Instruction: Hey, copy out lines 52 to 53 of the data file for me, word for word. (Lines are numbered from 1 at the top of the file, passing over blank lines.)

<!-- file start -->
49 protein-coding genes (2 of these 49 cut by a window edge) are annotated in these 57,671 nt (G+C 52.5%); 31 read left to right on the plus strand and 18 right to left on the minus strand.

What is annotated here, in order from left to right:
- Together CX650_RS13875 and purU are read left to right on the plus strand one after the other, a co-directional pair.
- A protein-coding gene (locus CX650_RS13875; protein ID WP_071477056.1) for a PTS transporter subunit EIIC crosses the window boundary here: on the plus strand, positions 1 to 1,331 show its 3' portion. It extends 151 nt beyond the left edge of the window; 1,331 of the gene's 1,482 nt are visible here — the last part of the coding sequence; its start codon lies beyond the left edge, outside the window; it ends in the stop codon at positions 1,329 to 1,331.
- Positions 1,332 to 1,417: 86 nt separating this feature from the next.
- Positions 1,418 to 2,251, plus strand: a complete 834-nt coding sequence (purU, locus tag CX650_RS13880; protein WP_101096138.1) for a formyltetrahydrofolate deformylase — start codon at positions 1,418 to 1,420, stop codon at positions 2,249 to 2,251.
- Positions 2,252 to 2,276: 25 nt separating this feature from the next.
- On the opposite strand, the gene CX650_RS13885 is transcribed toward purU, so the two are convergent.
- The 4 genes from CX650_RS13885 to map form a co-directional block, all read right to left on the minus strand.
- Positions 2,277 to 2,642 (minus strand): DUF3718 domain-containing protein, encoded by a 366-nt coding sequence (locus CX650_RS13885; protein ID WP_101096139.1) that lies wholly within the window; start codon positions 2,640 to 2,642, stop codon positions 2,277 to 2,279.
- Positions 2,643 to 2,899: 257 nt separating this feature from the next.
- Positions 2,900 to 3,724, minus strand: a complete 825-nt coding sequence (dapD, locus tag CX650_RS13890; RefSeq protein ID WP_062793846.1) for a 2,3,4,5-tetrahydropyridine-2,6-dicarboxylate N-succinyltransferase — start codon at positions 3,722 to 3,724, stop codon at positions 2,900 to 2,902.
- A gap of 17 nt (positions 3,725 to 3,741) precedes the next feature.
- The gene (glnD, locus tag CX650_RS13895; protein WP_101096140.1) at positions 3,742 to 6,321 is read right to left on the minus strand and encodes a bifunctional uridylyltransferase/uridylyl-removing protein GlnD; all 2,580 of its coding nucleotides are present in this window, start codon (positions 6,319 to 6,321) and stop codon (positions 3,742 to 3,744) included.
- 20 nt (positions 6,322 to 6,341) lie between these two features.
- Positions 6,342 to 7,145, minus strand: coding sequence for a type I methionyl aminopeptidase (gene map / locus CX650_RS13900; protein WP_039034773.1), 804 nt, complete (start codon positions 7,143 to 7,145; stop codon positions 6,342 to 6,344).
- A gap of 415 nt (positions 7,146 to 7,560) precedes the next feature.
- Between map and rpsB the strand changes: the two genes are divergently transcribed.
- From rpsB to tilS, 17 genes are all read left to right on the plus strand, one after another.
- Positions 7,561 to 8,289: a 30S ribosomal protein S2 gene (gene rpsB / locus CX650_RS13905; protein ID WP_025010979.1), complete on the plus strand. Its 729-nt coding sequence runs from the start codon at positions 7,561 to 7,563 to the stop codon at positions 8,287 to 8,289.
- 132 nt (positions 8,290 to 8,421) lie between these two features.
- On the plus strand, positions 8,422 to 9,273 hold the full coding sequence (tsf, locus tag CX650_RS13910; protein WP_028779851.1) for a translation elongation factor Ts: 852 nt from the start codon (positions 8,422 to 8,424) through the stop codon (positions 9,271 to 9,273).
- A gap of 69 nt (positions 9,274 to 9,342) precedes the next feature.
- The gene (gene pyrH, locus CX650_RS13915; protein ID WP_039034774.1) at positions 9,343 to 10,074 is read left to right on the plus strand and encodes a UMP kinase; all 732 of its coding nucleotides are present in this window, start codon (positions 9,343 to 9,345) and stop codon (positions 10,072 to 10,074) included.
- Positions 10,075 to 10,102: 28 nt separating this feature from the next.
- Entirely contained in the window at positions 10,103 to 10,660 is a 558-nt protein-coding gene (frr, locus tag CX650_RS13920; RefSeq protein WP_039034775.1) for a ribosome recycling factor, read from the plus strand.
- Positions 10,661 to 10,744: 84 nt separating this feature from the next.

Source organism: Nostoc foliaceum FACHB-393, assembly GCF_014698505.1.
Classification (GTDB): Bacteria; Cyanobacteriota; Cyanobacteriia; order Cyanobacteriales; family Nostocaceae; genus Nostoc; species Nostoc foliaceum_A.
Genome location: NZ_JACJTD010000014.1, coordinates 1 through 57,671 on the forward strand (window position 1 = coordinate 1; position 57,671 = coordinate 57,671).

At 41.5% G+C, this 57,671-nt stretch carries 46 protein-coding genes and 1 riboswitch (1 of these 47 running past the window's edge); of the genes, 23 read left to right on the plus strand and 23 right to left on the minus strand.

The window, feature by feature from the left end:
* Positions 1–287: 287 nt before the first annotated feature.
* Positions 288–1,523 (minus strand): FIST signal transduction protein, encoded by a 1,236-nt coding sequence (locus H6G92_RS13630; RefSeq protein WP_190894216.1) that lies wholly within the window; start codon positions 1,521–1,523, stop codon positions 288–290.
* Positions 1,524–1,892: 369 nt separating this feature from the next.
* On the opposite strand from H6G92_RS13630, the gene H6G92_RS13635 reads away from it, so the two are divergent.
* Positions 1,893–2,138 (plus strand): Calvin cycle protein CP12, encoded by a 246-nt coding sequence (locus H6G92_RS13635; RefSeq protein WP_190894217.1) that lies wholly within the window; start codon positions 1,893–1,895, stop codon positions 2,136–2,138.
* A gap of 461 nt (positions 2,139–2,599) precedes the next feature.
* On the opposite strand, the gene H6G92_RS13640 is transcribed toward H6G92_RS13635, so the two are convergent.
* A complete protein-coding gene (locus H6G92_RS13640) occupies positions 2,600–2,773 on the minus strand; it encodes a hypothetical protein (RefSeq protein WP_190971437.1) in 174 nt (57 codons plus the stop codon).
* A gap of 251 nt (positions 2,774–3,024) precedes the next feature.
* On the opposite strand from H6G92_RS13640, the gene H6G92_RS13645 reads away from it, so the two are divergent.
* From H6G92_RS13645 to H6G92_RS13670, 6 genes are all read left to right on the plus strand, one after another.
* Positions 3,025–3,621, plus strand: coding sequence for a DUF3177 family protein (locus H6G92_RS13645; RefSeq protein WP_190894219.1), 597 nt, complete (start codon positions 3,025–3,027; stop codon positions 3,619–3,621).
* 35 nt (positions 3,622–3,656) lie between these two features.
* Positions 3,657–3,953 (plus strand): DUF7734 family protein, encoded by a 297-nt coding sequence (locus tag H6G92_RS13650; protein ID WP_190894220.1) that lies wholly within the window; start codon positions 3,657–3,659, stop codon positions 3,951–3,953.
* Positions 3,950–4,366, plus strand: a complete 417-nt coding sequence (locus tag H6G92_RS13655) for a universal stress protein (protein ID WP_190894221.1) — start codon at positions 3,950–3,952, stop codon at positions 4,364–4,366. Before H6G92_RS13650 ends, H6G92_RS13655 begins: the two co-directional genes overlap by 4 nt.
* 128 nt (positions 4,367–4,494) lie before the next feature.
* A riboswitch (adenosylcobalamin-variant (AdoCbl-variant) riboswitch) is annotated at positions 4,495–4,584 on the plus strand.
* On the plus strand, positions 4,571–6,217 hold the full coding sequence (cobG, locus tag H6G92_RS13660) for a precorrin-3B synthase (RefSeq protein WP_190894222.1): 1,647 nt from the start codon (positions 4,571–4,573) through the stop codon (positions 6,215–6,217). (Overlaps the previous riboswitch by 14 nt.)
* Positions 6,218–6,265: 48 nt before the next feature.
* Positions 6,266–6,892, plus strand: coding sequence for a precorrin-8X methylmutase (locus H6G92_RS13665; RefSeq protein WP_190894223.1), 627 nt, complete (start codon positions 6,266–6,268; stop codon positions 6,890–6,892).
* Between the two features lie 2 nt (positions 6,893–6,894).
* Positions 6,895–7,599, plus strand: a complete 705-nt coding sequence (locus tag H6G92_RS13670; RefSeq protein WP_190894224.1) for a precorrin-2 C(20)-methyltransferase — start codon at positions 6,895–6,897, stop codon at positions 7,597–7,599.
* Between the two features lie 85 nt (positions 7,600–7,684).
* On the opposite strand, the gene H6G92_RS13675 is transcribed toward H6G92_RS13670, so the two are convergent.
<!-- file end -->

* Positions 6,266–6,892, plus strand: coding sequence for a precorrin-8X methylmutase (locus H6G92_RS13665; RefSeq protein WP_190894223.1), 627 nt, complete (start codon positions 6,266–6,268; stop codon positions 6,890–6,892).
* Between the two features lie 2 nt (positions 6,893–6,894).